Wayland Fire Department continues annual Santa’s Ride


Credit: Tess Alongi

Santa arrives at his stop and waves to the kids below. This photo was taken in 2010 when residents could stand together to see Santa. “We wanted the tradition to continue and wanted to send happiness to people with everything going on,” President of the Wayland Firefighter Association Bob Dorey said.

The Wayland Firefighters Association’s Santa’s Ride occurred this year from Dec. 20-22, marking its 57th year of continuing this tradition. Despite the struggles of the pandemic, the fire department has found a way to make this year’s ride safe for all Wayland residents.

President of the Wayland Fire Association, Bob Dorey, and his team have created a safe way to run this ride. The association issued a press release to implement social distancing and mask-wearing rules. Each night, the team departed from the Wayland Fire Department Headquarters at 5 p.m. and then continued their planned route through Wayland.

“We sat around the table, we brainstormed and figured this was the safest way to make it happen,” Dorey said.

This year’s ride will be taking place over a span of three days. The fire department drove a fire truck through a specific route they created. Santa and his team stayed on the fire engine and did not stop to meet with children for safety reasons. The route Santa’s Ride followed covered many more streets than in previous years so more residents could see Santa without congregating at the usual stops.

“The normal way we usually do it is Santa stops and gets off the fire engine,” Dorey said. “It’s going to be different, and we’re adapting. We are trying to bring some cheerfulness to this environment.”

Dorey has worked with the Wayland Fire Association for about 25 years. He enjoys seeing families coming together each year to carry out this tradition.

“It’s a really happy time, there’re so many awesome things to it,” Dorey said. “It’s a tradition, and it’s fun to see families that have come out for generations.”

The secret of who Santa is this year has yet to be revealed. The fire department does not know how long this Santa has played his role. However, the truck used each year for the ride has been in use since 1953.

“There is usually a little of some healthy competition,” Dorey said. “There have been times when people come up and say ‘who’s Santa?’ And I always say, well, ‘you know Santa is Santa.’”

In 2014, Santa reads a list of names after he met with children waiting to see him. (Credit: Tess Alongi)

“What’s actually pretty fun to see is communities that did it years ago, that got rid of it, bringing it back this year,” Dorey said.

Many Wayland High School students have attended Santa’s Ride in the past. Sophomore Jane Gargano and her family have been going for many years.

“I want to say I’ve been going for five years,” Gargano said. “I used to go when I was little but now I go with my brother and my cousins.”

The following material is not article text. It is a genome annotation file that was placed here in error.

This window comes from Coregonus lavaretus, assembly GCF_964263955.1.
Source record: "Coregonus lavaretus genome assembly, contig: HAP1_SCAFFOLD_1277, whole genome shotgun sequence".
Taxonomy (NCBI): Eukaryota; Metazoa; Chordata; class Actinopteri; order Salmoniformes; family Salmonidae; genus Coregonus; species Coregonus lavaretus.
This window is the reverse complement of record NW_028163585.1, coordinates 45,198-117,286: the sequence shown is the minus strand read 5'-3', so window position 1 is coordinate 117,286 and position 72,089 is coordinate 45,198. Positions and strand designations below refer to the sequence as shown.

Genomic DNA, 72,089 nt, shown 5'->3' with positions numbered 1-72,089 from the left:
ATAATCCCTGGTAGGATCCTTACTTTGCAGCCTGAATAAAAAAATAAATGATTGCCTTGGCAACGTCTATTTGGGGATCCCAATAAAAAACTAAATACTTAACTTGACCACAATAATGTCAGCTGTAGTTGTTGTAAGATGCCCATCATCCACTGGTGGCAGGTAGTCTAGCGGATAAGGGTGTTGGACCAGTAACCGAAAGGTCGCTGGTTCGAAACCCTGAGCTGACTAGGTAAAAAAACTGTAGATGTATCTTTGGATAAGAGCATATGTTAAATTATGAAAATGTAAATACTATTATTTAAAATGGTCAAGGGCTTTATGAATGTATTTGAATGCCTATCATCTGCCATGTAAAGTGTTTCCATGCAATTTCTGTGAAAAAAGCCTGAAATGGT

Every year Wayland residents brave the cold weather to watch Santa’s Ride through town on the firetruck. No matter how cold it gets, year after year, people wait in the streets with smiles on their faces excited to see Santa.

“I think people like Santa’s Ride so much because it is easy to go to and you can go with everyone that lives near you,” Gargano said. “I think that people [also] like it because all the [firefighters] that do it are really nice and it is set up really well.”

The firefighters in Wayland were still able to make Santa’s Ride happen with some adjustments, like not being able to sit on Santa’s lap and not allowing onlookers to congregate. Even with these changes, people in Wayland still looked forward to seeing Santa drive by this holiday season.

“I think that [it] is really good [that Santa’s Ride is still happening], especially with younger kids,” Gargano said. “They tend to have a hard time with [COVID-19] because they can’t do things that they normally do, so it will be nice for them to have some sense of normality.”

Wayland firefighters pose for a photo and stand around Santa in 2017. (Credit: Tess Alongi)

Even though Santa’s Ride was able to adapt for COVID-19, traditions will not be the same as normal years and many customs will be missed.

“I’m going to miss seeing my cousins because normally we walk down together,” Gargano said. “This year I have not been able to see them that much and especially during the holidays it is disappointing.”

Like Gargano, sophomore Charlotte Richter has also enjoyed this tradition through the years and watching Santa’s Ride pass by her house on Monday evening.

“When I was younger, I was always excited to see Santa in Santa’s Ride,” Richter said.

The firefighters are aware that this year will not be like the others. However, their number one priority is keeping Wayland residents safe. The fire department hopes the ride brought joy to as many or even more people than it did in prior years.

“Santa himself loves the magic of when the little kids come, and we wanted the tradition to continue,” Dorey said. “We wanted to send happiness to people with everything going on.”